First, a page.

The sound of gobbles and the scent of wildflowers fill the spring air during turkey season across North America. Hunting these birds is a cherished tradition across the continent. These beautiful birds are great for hunting, eating, and appreciating.
Scientists estimate about 8 million turkeys live across North America. The vast majority (almost 90%) live in the U.S. Due to strong, coordinated conservation efforts, these birds are more common and abundant than they were fifty years ago. Thanks to this conservation, every state except Alaska has a spring hunting season for turkey. And that’s simply because the turkey range doesn’t extend into Alaska. After deer, turkey is the most common animal hunters choose to hunt. There are a few key things to know before heading out for your spring turkey season.
The Different Kinds of Turkeys
There are only two species of turkey in the world. The wild turkey lives in vast regions throughout North America and is the only turkey found in the U.S. It lives from the arid deserts of the southwest to the frigid forests of Minnesota to the muggy swamps of the American south.
The ocellated turkey is a much smaller bird that only lives in southern Mexico and parts of Central America. While there are only two species of turkey, there are five subspecies of the wild turkey.
Eastern Wild Turkey
This turkey is the only turkey found east of the Great Plains (excluding Florida). In the U.S. it roams anywhere between Minnesota, Louisiana Maine, and Florida. It also inhabits southern Ontario and Quebec in Canada.
Merriam’s Wild Turkey
Merriam’s wild turkey lives in mountain ranges up and down the Rocky Mountains. From northern Washington to southern Arizona and New Mexico, this turkey is a rugged mountain bird. Populations of Merriam’s wild turkey have naturally expanded their range from the U.S. to British Columbia in recent years. Introduced populations of the birds live in Alberta and Manitoba as well.
Gould’s Wild Turkey
This wild turkey is found throughout interior Mexico and in extreme southern Mexico and Arizona.
Rio Grande Wild Turkey
This Rio Grande wild turkey has the most sporadic distribution of turkey subspecies. It lives throughout California, Oregon, Nevada, and Utah. However, its main populations are in Nebraska, Kansas, and Texas.
Osceola Wild Turkey
This wild turkey lives exclusively in Florida. While the Eastern wild turkey inhabits the Florida panhandle, this turkey lives throughout the rest of the state.
The second species of wild turkey, the Ocellated turkey, lives in the Yucatan peninsula of Mexico. It is about one-third the size of most mature wild turkeys found in America. This turkey also lives in Guatemala and Belize. This bird is considered “near threatened” with extinction due to land-use conversion and over-hunting.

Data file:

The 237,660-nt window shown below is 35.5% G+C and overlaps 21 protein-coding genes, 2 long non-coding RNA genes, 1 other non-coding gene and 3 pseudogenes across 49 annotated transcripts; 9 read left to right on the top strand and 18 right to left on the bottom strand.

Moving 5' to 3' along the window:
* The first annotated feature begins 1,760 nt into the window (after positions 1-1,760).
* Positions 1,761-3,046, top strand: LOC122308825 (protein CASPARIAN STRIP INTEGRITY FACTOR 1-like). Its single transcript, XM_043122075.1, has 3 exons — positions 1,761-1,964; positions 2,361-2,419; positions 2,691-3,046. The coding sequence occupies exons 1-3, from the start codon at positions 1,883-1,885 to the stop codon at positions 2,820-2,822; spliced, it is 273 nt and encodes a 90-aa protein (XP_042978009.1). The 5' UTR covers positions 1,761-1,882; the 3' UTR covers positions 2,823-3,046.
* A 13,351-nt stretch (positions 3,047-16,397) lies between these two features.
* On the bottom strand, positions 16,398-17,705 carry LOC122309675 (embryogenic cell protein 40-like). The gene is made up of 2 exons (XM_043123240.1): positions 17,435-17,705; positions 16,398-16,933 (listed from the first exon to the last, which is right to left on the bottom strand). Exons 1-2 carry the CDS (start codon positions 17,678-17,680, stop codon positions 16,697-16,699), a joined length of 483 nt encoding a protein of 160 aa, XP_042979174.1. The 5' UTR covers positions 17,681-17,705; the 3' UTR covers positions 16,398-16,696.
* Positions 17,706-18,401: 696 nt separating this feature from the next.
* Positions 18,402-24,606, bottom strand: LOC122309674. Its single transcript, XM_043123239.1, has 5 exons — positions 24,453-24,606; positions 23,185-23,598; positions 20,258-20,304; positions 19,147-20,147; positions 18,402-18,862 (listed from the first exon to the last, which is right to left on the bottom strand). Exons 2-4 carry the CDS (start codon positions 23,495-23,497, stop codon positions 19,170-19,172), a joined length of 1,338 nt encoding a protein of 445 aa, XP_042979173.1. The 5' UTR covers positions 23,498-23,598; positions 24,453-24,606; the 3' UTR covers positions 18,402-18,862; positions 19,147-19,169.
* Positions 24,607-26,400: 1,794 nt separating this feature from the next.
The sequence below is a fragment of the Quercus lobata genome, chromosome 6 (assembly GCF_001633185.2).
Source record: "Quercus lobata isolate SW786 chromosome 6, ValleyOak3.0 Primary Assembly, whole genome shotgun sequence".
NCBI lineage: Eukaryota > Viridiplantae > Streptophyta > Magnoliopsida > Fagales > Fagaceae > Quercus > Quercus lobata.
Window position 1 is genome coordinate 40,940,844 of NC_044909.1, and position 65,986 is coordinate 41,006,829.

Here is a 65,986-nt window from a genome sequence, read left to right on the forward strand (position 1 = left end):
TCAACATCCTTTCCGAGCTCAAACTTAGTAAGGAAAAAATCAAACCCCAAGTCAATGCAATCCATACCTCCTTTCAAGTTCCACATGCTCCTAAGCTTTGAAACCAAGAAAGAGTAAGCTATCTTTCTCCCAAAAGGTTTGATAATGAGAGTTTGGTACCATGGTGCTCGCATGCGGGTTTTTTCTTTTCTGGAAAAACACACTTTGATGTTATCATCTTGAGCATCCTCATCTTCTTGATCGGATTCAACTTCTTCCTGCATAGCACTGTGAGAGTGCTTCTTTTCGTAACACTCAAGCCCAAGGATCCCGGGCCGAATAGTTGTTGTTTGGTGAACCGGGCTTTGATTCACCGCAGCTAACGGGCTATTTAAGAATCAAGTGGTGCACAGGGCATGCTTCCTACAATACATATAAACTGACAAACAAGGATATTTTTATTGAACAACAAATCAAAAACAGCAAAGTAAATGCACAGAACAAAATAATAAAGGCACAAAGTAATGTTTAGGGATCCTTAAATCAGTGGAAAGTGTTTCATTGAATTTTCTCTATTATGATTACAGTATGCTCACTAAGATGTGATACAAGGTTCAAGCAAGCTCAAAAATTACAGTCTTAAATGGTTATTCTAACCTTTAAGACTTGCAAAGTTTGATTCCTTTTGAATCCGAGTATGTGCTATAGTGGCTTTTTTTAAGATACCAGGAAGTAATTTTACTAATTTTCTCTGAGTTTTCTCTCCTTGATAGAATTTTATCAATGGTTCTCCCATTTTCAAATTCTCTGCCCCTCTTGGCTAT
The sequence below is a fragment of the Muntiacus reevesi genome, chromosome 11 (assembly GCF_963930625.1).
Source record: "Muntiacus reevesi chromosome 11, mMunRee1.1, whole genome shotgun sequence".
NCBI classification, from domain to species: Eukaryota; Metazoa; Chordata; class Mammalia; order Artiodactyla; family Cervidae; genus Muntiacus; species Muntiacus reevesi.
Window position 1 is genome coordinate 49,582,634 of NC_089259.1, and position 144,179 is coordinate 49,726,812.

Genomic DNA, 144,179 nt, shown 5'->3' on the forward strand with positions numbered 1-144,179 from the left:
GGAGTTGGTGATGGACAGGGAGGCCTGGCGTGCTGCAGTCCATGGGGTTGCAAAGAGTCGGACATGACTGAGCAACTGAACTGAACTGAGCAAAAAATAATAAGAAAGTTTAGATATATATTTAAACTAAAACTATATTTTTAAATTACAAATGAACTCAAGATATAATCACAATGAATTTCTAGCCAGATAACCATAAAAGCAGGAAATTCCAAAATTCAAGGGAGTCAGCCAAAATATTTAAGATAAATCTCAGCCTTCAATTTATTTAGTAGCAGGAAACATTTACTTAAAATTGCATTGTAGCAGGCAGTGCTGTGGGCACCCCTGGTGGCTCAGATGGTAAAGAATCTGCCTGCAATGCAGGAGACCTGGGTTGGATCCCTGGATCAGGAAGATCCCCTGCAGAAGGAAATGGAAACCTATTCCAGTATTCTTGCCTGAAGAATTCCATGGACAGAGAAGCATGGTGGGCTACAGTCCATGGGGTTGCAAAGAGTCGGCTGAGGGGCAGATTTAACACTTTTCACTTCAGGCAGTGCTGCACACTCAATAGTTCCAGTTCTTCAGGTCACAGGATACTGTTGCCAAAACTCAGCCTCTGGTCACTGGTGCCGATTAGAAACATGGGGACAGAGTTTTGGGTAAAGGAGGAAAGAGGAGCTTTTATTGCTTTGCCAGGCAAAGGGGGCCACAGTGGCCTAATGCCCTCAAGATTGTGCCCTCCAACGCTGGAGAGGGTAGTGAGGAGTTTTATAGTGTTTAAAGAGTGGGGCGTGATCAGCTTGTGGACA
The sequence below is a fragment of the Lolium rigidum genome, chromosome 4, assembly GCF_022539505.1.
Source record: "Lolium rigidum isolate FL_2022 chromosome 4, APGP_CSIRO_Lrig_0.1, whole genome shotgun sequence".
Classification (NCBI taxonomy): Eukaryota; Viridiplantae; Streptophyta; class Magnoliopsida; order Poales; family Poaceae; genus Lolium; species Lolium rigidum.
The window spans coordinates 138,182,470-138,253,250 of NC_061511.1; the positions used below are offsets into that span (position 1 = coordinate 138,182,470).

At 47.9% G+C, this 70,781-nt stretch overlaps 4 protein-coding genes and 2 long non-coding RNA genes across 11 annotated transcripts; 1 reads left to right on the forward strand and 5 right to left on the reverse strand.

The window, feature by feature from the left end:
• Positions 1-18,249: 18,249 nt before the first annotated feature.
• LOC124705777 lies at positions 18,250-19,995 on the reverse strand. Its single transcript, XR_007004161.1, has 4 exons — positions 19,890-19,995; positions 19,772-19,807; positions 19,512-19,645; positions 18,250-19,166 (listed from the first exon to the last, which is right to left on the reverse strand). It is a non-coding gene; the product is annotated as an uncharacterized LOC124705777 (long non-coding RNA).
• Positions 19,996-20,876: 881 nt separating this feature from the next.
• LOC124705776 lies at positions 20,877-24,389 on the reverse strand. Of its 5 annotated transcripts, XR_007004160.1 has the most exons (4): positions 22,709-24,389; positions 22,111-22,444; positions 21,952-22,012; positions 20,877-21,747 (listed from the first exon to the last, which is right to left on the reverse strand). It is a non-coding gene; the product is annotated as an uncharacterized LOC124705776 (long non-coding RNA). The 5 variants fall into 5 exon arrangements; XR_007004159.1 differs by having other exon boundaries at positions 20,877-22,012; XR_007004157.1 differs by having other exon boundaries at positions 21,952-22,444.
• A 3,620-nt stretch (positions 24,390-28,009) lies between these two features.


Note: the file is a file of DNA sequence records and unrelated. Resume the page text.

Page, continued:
Of course, we’ve got to give credit to the domesticated turkey. The domesticated turkey is the same species as the wild turkey. The people of central Mexico domesticated the bird at least 2800 years ago. Today, there are scores of domesticated turkey breeds with fun names like ‘Bourbon Red’ and ‘Broad Breasted Bronze’.
Spring Turkey Season Varies by Region
The spring hunting season for wild turkey depends on the region. Hunters like pursuing turkeys in the spring because males gobble to attract females. Hunters are often able to draw the birds to clearings by mimicking these gobbles. Once in clearings, hunters have clear shots at their targets.
While some states have more robust conservation plans than others, agencies generally try to open the turkey season after mating has begun. The fittest turkeys mate first in the season. After mating, the hens lay on their eggs in solitude. With these hens quietly rearing the next generation of turkeys, hunters take to the woods to take turkeys.
Because the spring turkey season is generally determined by natural cues in turkey biology, it varies from region to region. States in the southern region of the U.S. open their seasons first, since they experience spring earlier.
Across the middle latitudes of the country, spring turkey season generally opens around the middle of April. In Missouri, the season begins on April 19th. Slightly to the east, in Kentucky, the season lasts 23 days, beginning on the Saturday closest to April 15th.
How Long Does the Spring Turkey Season Last?
Spring turkey seasons generally last three to six weeks depending on the region. Many states open the season a week or two early for young hunters. This allows youth to take a crack at the birds before the more experienced hunters take the easy turkeys.
An example of a DIY home walk-in cooler being used to store turkeys. Here you can see all the main components; the controller (left), the AC unit, and the insulation. Image courtesy of Instagram user @theflipflopbarnyard.
Processing and Storing Your Wild Turkey Meat
Hopefully, you are successful in harvesting a turkey during your spring turkey season hunt. If you are, you’re going to need a way to store all the meat. A mature wild turkey will yield more meat than most people have space for in their kitchen refrigerator.
DIY coolers can be a fun, economical option for hunters to store their precious meat. All you need for a DIY cooler is an AC unit, a controller, an insulated space, and access to electricity. If you hunt a lot, you could even install an entire DIY cooler room.
Hunting is one of America’s greatest pastimes. As you carry on this deep tradition, make sure not to waste any part of the bird deemed useful. Proper processing and storage of your turkey will ensure you get the most out of every bird.